Are people trying to help the gay rights movement doing more harm than good?
The Warwick Rowing Team, the official rowing team of the British University of Warwick, puts out a calendar every year that depicts a gaggle of ephebes posing nude in sports-themed pictures. While they are sex-neutral, in that they claim not to care one way or the other about the sexual preference of their fans, they are composed of straight men. Images include washing each other’s naked bodies in cream and patting each other on the (firm, I admit) ass, all in an attempt to combat homophobia, especially in athletics. The attempt at a magnanimity of the human form is no doubt partly well-meaning and partly capitalistic, since most of their base is composed of gay men.
Why, though, is combating homophobia coincident with tasteful pornography? While I myself would buy the calendar (if I could afford it) how I have bought prints of Tuke, a long-dead painter of the male figure, I find myself worried that a campaign for equal rights sees fit to express itself primarily through sex. The chief complaint that the world’s Catholics, Protestants, Muslims, and Jews, as well as secular critics and critics centering around family values, have with homosexuality is the emphasis of the “sexuality” bit over the “homo” bit. Sometimes the same complains arise from within the camp, so to speak, of camp.
I agree with them, somewhat. Just how black women have been incredibly sexualized in American media and American discourse under the umbrella of feminism, gay men have been ghettoized to the realm of the penis and the urbane drollness of the situational comedy. I do not attend Gay Pride parades because I don’t find them tasteful: while once they were radically effective in expressing the homosexual voice in the public sphere, I think they have survived as a farcical caricature of their original intentions. People protest local pride parades because, not intimately knowing that the gay man finds in the city what he could not find in the countryside, namely an identity both urbane and dignified, they only see the spectacle and therefore remain blind to the inherent humanist meaning in such parades. The statue David is a tasteful nude; a street full of naked men wagging their dicks around while exclaiming human rights, I daresay, is not.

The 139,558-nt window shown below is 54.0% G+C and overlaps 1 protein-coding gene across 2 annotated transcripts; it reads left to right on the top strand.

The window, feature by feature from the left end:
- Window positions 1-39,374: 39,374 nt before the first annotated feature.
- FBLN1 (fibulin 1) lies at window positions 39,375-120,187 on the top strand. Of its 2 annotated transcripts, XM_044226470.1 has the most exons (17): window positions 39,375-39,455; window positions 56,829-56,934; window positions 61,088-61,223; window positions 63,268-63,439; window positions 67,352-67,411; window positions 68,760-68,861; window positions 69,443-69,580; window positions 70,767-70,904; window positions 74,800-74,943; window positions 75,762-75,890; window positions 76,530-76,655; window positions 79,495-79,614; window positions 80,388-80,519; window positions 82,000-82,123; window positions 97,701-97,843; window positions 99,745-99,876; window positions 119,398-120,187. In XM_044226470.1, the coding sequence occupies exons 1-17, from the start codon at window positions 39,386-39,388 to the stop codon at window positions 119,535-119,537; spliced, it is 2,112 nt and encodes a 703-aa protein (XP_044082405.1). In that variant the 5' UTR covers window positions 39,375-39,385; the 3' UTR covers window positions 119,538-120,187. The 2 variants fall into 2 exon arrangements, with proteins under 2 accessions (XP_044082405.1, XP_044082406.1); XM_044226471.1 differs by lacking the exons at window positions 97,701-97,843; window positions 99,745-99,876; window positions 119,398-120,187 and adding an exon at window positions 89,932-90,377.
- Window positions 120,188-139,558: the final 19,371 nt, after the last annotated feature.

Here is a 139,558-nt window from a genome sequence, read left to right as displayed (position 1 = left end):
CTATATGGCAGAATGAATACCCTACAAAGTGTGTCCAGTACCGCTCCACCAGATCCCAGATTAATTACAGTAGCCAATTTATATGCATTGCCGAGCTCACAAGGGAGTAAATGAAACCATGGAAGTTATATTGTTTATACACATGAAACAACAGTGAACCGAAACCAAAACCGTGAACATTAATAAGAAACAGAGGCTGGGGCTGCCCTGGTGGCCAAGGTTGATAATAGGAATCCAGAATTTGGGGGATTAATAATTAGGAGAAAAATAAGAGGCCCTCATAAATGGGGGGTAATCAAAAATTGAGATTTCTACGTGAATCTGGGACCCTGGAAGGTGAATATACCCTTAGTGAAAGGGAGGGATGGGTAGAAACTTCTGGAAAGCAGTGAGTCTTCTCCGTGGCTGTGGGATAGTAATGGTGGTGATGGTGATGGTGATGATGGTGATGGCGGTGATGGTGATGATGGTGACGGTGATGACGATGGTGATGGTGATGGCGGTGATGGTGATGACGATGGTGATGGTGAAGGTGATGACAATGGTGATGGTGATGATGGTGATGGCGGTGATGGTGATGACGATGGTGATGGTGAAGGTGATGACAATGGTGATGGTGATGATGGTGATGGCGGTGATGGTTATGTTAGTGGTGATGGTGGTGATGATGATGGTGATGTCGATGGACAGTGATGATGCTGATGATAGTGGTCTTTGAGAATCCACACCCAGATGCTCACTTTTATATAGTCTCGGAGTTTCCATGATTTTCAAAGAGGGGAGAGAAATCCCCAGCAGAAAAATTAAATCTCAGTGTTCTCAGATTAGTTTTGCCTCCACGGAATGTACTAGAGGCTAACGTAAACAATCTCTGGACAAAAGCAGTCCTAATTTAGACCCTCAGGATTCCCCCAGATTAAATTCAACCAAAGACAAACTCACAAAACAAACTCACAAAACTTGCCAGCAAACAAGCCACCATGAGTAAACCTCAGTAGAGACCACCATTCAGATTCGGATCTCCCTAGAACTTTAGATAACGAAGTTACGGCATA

I might receive a charge of conservatism, and perhaps that is in this instance not far off the mark; however, I am an American through and through and so I prefer to link my politics to pragmatism rather than exhibitionism. Now, if one’s desire is to organize a massive expression of wanton sexual freedom, that is one’s prerogative, and that is fine provided it does not assume the banner of homosexual civil rights. I take issue with the deceit, not the substance: indeed the substance is quite enticing even when it is not properly erotic.
There was a gay bashing in my city last week. A man named David Keck was beaten half to death by a man he had been drinking with earlier in the night; Keck had come on to the other man, and the other man had reacted violently and inhumanly. He turned himself in to the police because he thought Keck was dead. Now, his face looks largely like a Picasso painting cast in blues and blacks. There is no form of human rights on this earth that will defend the attempted murder of a gay man because he came on to a man who is not gay. And I for one don’t want Keck’s near-death experience to be subsumed under the banner of Pride, or the Warwick rowers. Were I in Keck’s shoes I would have pulled out the knife I carry in my pocket before the other man could throw a punch.
The Knoxville police, with whom I’ve discussed the case, does not foresee it being able to do much about Keck’s brutalizer.
Human rights, a component of which is the cultural struggle against homophobia in all of its forms, is not an easy thing to come by. Historically it was the product of decades, if not centuries, of struggle by certain interests in solidarity: be you a proletarian, a black woman, a Latino immigrant, an Anglo-Irishman, or a deaf child, the attainment of civil rights and cultural rights was an exercise alongside Sysiphus’s struggle up the fabled mountain.
So why confuse the issue of sexuality with sex? How does one combat the likes of a culture that can nearly murder Keck, the gay man from my city, by framing calendars of naked heterosexual men sitting on top of each other at an elite university? Non sequituers do not save lives nor do they restore human dignity. The 21st century has seen homosexuals integrate into the social formation of the nuclear family: now we want to marry and raise families, not gorge ourselves on promiscuity and crystal methamphetamine. It is not all about sex, even when the core of our public identity is cemented around the issue. Before homosexuality was a political platform it was a form of love. Rather than reducing gay rights to a mere spectacle, we might desire an actual living practice of the affirmation of rights so that people like Keck are not brutally assaulted.
You can read more about the Keck case here. If you make it famous perhaps the crime will not remain as purposeless as it is now:
Photo: Guillaume Paumier/Flickr
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